We woke up to a chilly, misty Andean morning to begin our first full day of research in the communities. We left Cariamanga for Chaquizca, where we arrived at the school and then split into our different groups to do our designated activities. Lily conducted her activity at the school for her project on local stories. She had all thirty students illustrate responses to the stories that they had compiled the year before as they split into groups and collaborated with each other, using crayons and colored pencils to draw their responses to stories such as La paloma llora and El conejo y el zorro. Lily talked to the teachers who had positive responses to the concept of involving local stories in the curriculum for it inspires critical thinking and pride in their communities.
Claudia, Ing. Darwin and I visited two houses in Chaquizca that had consistently tested negative for the presence of Chagas vectors to see if there are common characteristics to their houses that inhibits the vectors from having a presence in their houses. Our first visit was with a man who lived next to the school named Don Alberto. He seemed very aware of the need to prevent against Chagas disease as he fumigates his house regularly and cleans it daily. We then went in the truck to a community on the edge of Chaquizca going back towards the highway. There we met Don José and his family, who were in the process of making a dulce block locally called panela, which is made out of sugar cane that he grows on his property. The process seemed similar to making maple syrup, a large fire is made below large trays where the liquid caña juice is placed in order for it to condense. When it is sufficiently thick, the liquid is placed in block molds to cool. Don José said that the blocks, along with other crops that he cultivates are taken to the ferías libres held in Cariamanga on Sundays. Don José and his family were also very aware of the need to prevent the presence of vectors in their household, claiming that they fumigate the house regularly, keep animals outside of the house and go to the doctor or other place to be taken care of when they feel sick.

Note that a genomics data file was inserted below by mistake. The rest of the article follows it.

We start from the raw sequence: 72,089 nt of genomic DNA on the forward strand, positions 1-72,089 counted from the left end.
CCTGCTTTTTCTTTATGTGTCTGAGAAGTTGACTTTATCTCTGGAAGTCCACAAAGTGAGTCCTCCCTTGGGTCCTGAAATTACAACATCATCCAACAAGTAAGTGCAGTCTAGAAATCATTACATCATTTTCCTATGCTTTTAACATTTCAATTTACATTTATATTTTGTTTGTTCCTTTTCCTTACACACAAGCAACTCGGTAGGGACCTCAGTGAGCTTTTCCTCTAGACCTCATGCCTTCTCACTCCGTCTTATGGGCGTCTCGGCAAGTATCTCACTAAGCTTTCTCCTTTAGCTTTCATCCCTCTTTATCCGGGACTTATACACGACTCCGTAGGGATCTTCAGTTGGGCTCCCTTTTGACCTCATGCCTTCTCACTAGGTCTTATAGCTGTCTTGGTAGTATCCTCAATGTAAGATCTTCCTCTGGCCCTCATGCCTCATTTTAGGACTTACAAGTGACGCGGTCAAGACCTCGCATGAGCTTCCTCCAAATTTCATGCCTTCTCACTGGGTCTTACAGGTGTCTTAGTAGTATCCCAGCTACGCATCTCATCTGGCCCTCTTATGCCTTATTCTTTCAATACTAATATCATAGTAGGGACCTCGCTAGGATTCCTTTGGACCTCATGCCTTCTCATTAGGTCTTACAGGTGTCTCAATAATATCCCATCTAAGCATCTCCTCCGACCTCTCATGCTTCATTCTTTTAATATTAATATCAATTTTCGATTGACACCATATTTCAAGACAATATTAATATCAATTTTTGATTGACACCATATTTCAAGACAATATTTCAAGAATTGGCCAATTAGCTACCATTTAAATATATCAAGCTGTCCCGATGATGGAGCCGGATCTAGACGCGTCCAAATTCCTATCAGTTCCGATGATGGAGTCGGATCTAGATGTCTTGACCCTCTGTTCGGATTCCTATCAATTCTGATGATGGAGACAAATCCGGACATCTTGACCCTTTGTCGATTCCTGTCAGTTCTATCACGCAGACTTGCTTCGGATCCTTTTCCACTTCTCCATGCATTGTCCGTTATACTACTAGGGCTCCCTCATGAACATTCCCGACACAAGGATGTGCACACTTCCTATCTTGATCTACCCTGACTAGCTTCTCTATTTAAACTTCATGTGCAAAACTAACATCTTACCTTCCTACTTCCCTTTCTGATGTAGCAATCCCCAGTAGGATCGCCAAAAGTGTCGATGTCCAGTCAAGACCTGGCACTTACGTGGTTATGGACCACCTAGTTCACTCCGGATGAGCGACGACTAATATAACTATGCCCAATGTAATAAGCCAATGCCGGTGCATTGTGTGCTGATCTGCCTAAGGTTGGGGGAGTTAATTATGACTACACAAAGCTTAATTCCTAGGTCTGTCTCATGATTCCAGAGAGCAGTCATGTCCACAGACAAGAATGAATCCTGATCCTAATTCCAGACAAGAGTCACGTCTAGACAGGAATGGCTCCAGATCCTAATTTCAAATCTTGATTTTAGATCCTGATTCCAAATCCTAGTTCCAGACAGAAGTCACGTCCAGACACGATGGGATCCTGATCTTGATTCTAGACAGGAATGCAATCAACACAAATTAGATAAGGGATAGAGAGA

Miks, Guillermo and Susan went to the house of Don Fernando, a large landholder in the community of Chaquizca. They went on a long drive through the land and met up with him in an orange grove on his property. According to Miks, they ate the best oranges that photosynthesis has ever produced they talked about his impressions of the community and the project. He emphasized that education was important for the community and also that he was interested in giving legal status to the farmers who lived on his land.
Written by Coner Tong
Photo by Susan Pomar Queirolo